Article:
RACHEL MARTIN, HOST:
This is WEEKEND EDITION from NPR News. I'm Rachel Martin. We are getting closer to Easter, and that means supermarket aisles are full of chocolate. But while the world appetite for chocolate is growing, there may be a shortage in our future. Here's why. Every year cocoa diseases ruin more than a third of the crop. NPR's Ari Shapiro visited a place that is key to the future of the chocolate industry. We're not talking about Ghana or Brazil. It's in the rolling British countryside.
ARI SHAPIRO, BYLINE: We have just stepped out of a late winter day in England into a swampy, humid - it feels like we could be in Latin America or sub-Saharan Africa.
HEATHER LAKE: It's all right this time of year. It gets a bit hot later on in the summer.
SHAPIRO: Heather Lake is a greenhouse technician fiddling with a tray of seedlings - delicate, spindly, baby coca plants. Since she started working here, she says eating chocolate doesn't feel the same.
LAKE: You certainly know all the work that goes into producing that chocolate bar and all the potential threats that could be there in the future.
SHAPIRO: This International Cocoa Quarantine Center is designed to address those potential threats. A big chunk of the funding comes from America - the U.S. Department of Agriculture. This facility is part of the University of Reading, about 40 miles west of London. And the ruler of this little tropical kingdom is a cocoa researcher named Andrew Daymond.
ANDREW DAYMOND: We've got about 400 different varieties here.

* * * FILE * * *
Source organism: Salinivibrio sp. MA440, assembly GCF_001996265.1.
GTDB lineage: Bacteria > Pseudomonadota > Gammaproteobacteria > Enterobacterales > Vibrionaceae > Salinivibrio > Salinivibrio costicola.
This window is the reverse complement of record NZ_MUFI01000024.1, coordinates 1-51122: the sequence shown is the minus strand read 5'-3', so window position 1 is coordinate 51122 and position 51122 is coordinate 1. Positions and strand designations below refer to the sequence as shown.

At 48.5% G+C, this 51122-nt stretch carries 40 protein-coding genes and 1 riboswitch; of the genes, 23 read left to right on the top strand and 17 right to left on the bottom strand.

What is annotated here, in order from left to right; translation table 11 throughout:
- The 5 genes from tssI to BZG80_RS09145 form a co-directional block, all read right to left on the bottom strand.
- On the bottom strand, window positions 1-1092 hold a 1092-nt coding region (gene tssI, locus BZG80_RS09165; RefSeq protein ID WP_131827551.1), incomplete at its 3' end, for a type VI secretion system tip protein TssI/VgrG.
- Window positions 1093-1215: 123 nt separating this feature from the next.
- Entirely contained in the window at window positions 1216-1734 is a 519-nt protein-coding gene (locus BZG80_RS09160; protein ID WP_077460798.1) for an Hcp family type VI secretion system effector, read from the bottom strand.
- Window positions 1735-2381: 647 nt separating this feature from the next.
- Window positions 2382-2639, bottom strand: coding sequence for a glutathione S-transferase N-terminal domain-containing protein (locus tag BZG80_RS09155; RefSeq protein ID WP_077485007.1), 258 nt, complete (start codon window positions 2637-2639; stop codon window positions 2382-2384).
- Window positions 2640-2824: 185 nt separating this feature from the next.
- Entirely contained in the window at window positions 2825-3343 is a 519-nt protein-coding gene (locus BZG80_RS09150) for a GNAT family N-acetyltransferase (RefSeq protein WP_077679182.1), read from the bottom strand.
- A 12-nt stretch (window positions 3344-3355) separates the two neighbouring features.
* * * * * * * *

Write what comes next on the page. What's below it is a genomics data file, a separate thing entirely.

SHAPIRO: Do you have a favorite?
DAYMOND: So there are one or two varieties that have quite interesting-shaped pods on them. This one here, for example, has got a particularly large pod.
SHAPIRO: Oh, that is huge. It looks like a melon or a papaya.
DAYMOND: Yeah, that's right.
SHAPIRO: The pods stick out of the tree trunk like something out of Dr. Seuss. Inside the pods are beans which are ground cocoa. Every plant in these greenhouses has some kind of special power - one might be resistant to fungus, another might produce lots of fruit. Cocoa producers all over the world want these plants. They need them. But there are those potential threats.
DAYMOND: A disease called witches broom disease...
...Which is called frosty pod rot...
...There's a disease called black pod...
...A disease called cocoa swollen shoot virus...
...Disease called vascular streak die-back...
...Miridaes, cocoa pod borer...
SHAPIRO: You get the idea. A few years ago one of these cocoa diseases hit Brazil. Laurent Pipitone is with the International Cocoa Organization in London.
LAURENT PIPITONE: Brazil was one of the largest coca producing countries, and when this new disease came it reduced their production by about half of their production at the time.
SHAPIRO: That's right. This one disease cut Brazil's cocoa supply in half. For a while, it looked like there might not be enough cocoa to feed the world's hunger for chocolate. And global demand today is growing fast, says Bill Guyton. He's president of the World Cocoa Foundation in Washington, D.C.
BILL GUYTON: There is a concern in the future that we may not have enough supply if we don't improve the productivity on the existing farms.
SHAPIRO: So all over the world, cocoa researchers are scrambling to come up with more productive, more disease-resistant plants. But one of those super plants might carry a devastating bug. So every cocoa tree that travels the world starts with a vacation here in the British countryside.
DAYMOND: We have to check the plants very carefully during the first few days that they're here to make sure we've not imported any insects.
SHAPIRO: That still leaves the question, why England? Chocolate makers wanted to put this center in a place with weather so dreary that none of those awful cocoa diseases could possibly survive outdoors. Ari Shapiro, NPR News, London.
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